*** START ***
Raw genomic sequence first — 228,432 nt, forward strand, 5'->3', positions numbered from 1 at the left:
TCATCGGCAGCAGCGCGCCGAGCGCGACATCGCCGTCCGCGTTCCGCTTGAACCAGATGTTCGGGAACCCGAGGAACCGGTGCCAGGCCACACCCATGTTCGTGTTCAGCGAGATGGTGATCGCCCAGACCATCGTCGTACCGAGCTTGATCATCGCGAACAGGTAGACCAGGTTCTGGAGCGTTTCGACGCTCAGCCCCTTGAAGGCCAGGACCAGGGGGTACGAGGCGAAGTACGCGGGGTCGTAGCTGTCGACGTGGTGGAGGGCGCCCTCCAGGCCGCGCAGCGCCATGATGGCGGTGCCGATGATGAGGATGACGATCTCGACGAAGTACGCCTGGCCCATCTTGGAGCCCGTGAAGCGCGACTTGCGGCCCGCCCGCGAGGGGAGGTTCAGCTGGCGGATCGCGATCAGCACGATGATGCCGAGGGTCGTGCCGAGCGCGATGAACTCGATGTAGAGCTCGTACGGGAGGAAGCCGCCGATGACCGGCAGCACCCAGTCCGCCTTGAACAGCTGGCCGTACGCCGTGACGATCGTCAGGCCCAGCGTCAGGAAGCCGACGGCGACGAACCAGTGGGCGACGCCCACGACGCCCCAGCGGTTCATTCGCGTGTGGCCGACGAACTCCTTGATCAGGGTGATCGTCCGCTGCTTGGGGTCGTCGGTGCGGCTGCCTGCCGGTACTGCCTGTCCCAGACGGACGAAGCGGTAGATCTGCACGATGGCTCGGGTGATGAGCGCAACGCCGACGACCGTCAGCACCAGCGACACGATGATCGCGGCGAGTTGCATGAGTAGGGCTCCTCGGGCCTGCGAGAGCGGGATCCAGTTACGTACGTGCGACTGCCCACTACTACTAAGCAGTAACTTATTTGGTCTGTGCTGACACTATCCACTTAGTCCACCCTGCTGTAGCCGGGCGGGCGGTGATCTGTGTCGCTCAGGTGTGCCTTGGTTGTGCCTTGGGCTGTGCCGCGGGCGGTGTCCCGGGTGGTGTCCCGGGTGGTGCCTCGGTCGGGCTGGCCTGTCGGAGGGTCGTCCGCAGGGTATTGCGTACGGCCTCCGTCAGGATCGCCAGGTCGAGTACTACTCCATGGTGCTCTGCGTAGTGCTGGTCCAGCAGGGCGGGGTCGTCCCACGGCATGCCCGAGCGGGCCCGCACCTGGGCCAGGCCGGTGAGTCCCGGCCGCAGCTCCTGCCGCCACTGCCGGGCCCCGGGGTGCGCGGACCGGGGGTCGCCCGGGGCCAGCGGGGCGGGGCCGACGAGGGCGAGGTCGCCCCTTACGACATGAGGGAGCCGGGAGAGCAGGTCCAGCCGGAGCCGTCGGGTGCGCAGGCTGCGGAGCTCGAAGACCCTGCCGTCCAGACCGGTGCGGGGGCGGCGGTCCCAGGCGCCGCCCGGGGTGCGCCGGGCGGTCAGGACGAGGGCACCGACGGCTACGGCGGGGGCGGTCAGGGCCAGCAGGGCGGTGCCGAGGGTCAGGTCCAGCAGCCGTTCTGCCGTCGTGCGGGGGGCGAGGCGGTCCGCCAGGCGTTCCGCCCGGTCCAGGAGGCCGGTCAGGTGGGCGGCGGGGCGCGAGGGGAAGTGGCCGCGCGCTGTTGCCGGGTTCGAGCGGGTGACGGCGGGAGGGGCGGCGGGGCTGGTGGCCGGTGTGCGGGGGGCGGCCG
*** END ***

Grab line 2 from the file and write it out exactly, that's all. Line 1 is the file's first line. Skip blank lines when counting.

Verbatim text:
TCATCGGCAGCAGCGCGCCGAGCGCGACATCGCCGTCCGCGTTCCGCTTGAACCAGATGTTCGGGAACCCGAGGAACCGGTGCCAGGCCACACCCATGTTCGTGTTCAGCGAGATGGTGATCGCCCAGACCATCGTCGTACCGAGCTTGATCATCGCGAACAGGTAGACCAGGTTCTGGAGCGTTTCGACGCTCAGCCCCTTGAAGGCCAGGACCAGGGGGTACGAGGCGAAGTACGCGGGGTCGTAGCTGTCGACGTGGTGGAGGGCGCCCTCCAGGCCGCGCAGCGCCATGATGGCGGTGCCGATGATGAGGATGACGATCTCGACGAAGTACGCCTGGCCCATCTTGGAGCCCGTGAAGCGCGACTTGCGGCCCGCCCGCGAGGGGAGGTTCAGCTGGCGGATCGCGATCAGCACGATGATGCCGAGGGTCGTGCCGAGCGCGATGAACTCGATGTAGAGCTCGTACGGGAGGAAGCCGCCGATGACCGGCAGCACCCAGTCCGCCTTGAACAGCTGGCCGTACGCCGTGACGATCGTCAGGCCCAGCGTCAGGAAGCCGACGGCGACGAACCAGTGGGCGACGCCCACGACGCCCCAGCGGTTCATTCGCGTGTGGCCGACGAACTCCTTGATCAGGGTGATCGTCCGCTGCTTGGGGTCGTCGGTGCGGCTGCCTGCCGGTACTGCCTGTCCCAGACGGACGAAGCGGTAGATCTGCACGATGGCTCGGGTGATGAGCGCAACGCCGACGACCGTCAGCACCAGCGACACGATGATCGCGGCGAGTTGCATGAGTAGGGCTCCTCGGGCCTGCGAGAGCGGGATCCAGTTACGTACGTGCGACTGCCCACTACTACTAAGCAGTAACTTATTTGGTCTGTGCTGACACTATCCACTTAGTCCACCCTGCTGTAGCCGGGCGGGCGGTGATCTGTGTCGCTCAGGTGTGCCTTGGTTGTGCCTTGGGCTGTGCCGCGGGCGGTGTCCCGGGTGGTGTCCCGGGTGGTGCCTCGGTCGGGCTGGCCTGTCGGAGGGTCGTCCGCAGGGTATTGCGTACGGCCTCCGTCAGGATCGCCAGGTCGAGTACTACTCCATGGTGCTCTGCGTAGTGCTGGTCCAGCAGGGCGGGGTCGTCCCACGGCATGCCCGAGCGGGCCCGCACCTGGGCCAGGCCGGTGAGTCCCGGCCGCAGCTCCTGCCGCCACTGCCGGGCCCCGGGGTGCGCGGACCGGGGGTCGCCCGGGGCCAGCGGGGCGGGGCCGACGAGGGCGAGGTCGCCCCTTACGACATGAGGGAGCCGGGAGAGCAGGTCCAGCCGGAGCCGTCGGGTGCGCAGGCTGCGGAGCTCGAAGACCCTGCCGTCCAGACCGGTGCGGGGGCGGCGGTCCCAGGCGCCGCCCGGGGTGCGCCGGGCGGTCAGGACGAGGGCACCGACGGCTACGGCGGGGGCGGTCAGGGCCAGCAGGGCGGTGCCGAGGGTCAGGTCCAGCAGCCGTTCTGCCGTCGTGCGGGGGGCGAGGCGGTCCGCCAGGCGTTCCGCCCGGTCCAGGAGGCCGGTCAGGTGGGCGGCGGGGCGCGAGGGGAAGTGGCCGCGCGCTGTTGCCGGGTTCGAGCGGGTGACGGCGGGAGGGGCGGCGGGGCTGGTGGCCGGTGTGCGGGGGGCGGCCG